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How to Host Thanksgiving Dinner

Ready to host Thanksgiving dinner? Make sure you follow these 3 easy tips from the Domestic CEO.

By
Amanda Thomas,
October 31, 2012
Episode #035

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How to Host Thanksgiving Dinner

Thanksgiving dinner is a true American tradition and hands-down my favorite holiday. When I was 22, I hosted my first Thanksgiving dinner. I had just moved to Phoenix from Minneapolis, and was feeling a little homesick. Luckily, my sister lived in Albuquerque at the time and she accepted my invitation to come join me for Thanksgiving dinner. Even though it was just going to be her, my nephew, and me, I was thrilled that I would have a little piece of home for my first holiday away from the Midwest.

In spite of the small list of attendees, I went all out with my menu. Not only did I fully commit to the spirit of the holiday and buy a whole turkey, but I made potatoes, sweet potatoes, corn, broccoli, stuffing from homemade croutons, and even a homemade apple pie. I made so much food that I had to eat leftovers for the next 6 days, but I was officially hooked on hosting Thanksgiving Dinner. I’ve hosted people at my home almost every year since then.

Whether you’re hosting Thanksgiving dinner for the first time, or are a seasoned veteran, today’s tips are lessons I’ve learned from years of experience and are guaranteed to make your holiday a success!

Tip #1: Invite Early

The key to a stress-free Thanksgiving dinner is to plan early. Once you commit to yourself to hosting, the first thing you need to do is invite every single person you want to come to your dinner. Even if your friends and family are spur-of-the-moment types, they very likely commit to their Thanksgiving dinner plans by the first week of November, so start putting your feelers out there ASAP. And don’t make assumptions, actually invite. Just because you mentioned to your best friend that you are hosting dinner, doesn’t automatically mean she’s coming to your event. You still need to formally invite her so she doesn’t accept another invitation because she doesn’t want to crash your dinner.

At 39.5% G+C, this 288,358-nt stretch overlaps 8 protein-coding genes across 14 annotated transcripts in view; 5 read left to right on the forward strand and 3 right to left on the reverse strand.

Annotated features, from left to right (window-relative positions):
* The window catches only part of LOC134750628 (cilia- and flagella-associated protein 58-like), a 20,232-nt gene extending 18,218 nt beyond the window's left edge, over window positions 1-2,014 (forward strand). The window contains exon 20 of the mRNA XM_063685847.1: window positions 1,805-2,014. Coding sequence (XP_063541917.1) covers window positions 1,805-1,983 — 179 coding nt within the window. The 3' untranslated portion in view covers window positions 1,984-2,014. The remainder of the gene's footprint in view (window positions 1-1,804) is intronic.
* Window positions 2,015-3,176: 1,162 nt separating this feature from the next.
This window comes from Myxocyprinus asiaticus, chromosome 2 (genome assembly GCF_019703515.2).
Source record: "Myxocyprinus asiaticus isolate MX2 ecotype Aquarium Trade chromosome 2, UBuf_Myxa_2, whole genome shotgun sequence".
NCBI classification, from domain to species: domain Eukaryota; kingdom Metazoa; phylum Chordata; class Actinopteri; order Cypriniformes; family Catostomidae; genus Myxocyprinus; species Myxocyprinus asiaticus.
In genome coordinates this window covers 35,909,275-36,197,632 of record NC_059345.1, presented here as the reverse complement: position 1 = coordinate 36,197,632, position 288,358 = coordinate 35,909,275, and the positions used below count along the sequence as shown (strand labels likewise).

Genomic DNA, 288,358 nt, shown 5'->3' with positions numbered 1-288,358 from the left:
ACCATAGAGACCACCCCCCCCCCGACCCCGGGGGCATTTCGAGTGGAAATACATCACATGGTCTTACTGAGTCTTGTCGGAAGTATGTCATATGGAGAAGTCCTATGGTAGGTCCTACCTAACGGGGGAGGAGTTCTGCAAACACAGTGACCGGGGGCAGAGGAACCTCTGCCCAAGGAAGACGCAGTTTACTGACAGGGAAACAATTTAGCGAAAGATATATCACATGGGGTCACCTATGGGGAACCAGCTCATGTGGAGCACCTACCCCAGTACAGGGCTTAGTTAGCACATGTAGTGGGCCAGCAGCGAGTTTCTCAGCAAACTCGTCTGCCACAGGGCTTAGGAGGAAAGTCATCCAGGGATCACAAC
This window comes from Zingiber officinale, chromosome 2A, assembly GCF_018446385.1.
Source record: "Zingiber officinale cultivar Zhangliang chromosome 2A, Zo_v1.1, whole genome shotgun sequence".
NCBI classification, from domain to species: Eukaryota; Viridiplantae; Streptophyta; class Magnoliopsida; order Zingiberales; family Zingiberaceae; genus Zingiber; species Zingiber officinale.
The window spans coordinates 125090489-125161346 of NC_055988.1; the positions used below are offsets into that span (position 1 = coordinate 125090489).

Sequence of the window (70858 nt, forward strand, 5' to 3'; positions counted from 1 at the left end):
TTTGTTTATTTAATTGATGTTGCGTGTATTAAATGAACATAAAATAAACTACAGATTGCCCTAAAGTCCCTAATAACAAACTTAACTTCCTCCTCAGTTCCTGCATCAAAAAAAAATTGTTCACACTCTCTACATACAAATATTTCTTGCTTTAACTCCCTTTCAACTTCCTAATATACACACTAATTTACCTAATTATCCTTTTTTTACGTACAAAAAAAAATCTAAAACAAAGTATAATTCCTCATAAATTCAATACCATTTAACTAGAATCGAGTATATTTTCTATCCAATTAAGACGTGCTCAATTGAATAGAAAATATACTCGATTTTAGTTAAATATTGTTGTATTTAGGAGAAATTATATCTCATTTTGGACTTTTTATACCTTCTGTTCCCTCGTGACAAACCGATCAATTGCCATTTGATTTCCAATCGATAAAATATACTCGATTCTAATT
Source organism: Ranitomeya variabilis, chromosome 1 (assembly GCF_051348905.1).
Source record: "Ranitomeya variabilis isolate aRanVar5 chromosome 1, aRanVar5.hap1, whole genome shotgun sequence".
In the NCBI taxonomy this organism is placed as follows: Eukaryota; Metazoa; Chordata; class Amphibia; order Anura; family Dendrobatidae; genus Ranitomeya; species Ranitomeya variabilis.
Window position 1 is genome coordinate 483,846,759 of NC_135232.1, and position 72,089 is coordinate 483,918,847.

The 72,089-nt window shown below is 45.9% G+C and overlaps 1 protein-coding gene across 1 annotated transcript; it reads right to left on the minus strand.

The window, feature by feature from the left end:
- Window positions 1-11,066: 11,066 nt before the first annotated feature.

On the flip side, don’t assume that your friends aren’t able to make it simply because their family is close by. It is more and more common for baby-boomer parents to hop a flight to visit their siblings in another state, leaving their kids behind to fend for themselves on Thanksgiving. Invite anyone and everyone you would want to have at your dinner, and then let them tell you if they can make it or not.

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